Day 256/365 of Steel – Birchenough Bridge

Inauguration of the Birchenough Bridge (Zimbabwe) on 20 December 1935.

Proceeding towards Birchenough Bridge from the east
Fig 1: Proceeding towards Birchenough Bridge from the east
Photo: Graph Geo

Birchenough Bridge was designed by Ralph Freeman, consulting engineer to the Beit Trust, who also designed the Sydney Harbour Bridge and the Beit Bridge over the Limpopo River. It was built with the latest high tensile steel as a single span to avoid the necessity of making piers in the river bed which was found to have shifting sands. The total weight of steel is 1,500 tons. At a length of 329 m it was the third longest single-arch suspension bridge in the world at the time.

Birchenough Bridge
Fig 2: Birchenough Bridge
Photo: Markanthonysimbi

The roadway has a width of 18 feet and footways are formed on either side of the road to allow for the uninterrupted passage of two lines of traffic. The bridge was erected by the same process as that used for the Victoria Falls Arch and subsequently for the Sydney arch—by building out the arch in two halves as cantilevers, anchored back to the rock shores by wire ropes.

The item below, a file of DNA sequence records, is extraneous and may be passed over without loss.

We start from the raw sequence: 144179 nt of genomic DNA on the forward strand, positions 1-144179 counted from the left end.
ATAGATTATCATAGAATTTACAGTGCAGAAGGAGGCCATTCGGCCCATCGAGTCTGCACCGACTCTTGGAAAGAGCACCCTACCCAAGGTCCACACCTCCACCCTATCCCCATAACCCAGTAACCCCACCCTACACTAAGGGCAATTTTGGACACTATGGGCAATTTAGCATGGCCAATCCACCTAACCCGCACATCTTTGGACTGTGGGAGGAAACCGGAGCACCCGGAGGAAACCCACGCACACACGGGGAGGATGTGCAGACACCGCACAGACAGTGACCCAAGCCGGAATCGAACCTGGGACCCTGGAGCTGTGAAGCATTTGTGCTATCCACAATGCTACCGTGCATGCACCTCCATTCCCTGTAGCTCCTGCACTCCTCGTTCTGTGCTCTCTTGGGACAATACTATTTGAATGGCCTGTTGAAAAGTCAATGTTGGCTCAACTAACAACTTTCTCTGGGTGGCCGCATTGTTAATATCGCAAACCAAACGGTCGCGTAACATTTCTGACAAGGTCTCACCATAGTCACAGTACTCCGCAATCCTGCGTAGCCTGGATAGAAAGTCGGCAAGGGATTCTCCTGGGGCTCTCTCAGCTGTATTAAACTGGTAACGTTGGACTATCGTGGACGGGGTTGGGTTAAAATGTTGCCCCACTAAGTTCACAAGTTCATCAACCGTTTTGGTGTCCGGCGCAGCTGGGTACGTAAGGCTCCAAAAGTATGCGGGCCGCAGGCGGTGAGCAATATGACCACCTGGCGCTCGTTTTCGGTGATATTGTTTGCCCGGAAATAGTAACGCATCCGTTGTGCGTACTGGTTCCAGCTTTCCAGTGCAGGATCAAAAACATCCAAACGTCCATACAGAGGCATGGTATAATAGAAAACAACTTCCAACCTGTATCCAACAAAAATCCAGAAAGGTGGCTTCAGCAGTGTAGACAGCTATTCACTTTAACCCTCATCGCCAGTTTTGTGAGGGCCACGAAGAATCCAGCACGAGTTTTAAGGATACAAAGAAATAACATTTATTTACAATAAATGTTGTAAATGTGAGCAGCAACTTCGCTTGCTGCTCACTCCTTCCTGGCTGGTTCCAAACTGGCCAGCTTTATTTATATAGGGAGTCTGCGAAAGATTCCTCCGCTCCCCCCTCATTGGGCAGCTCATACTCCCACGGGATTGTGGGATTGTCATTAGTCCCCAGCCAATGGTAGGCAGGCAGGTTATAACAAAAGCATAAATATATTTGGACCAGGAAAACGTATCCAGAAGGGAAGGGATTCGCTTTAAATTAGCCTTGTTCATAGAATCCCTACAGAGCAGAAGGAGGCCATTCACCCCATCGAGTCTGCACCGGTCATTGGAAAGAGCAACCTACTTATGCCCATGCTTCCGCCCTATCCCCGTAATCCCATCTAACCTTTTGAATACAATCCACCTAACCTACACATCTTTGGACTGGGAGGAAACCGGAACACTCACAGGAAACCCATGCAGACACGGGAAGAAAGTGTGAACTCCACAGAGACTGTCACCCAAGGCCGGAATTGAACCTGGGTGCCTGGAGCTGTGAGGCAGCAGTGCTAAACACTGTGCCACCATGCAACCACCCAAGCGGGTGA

Sinking of the foundations commenced in April 1934 and they were ready for steelwork in November. The arch span was completed on June 17th, 1935, and the concrete roadway was practically complete at the end of September 1935.

The entire construction took about 20 months, the contractors being Dorman Long & Company. In 1984 the bridge was widened and strengthened as part of the World Bank’s Highway Project One, but in 2000 its load capacity was reduced and only vehicle weighing less than 25 tons are allowed to cross. Unfortunately the bridge is currently in a terrible condition and god knows how much longer it will stand.

About the Author:

Bruno Dursin – Managing Director at Believe in Steel. Bruno has more than 30 years of experience in promoting steel & steel solutions. His clients benefit from his extensive network within the building industry.

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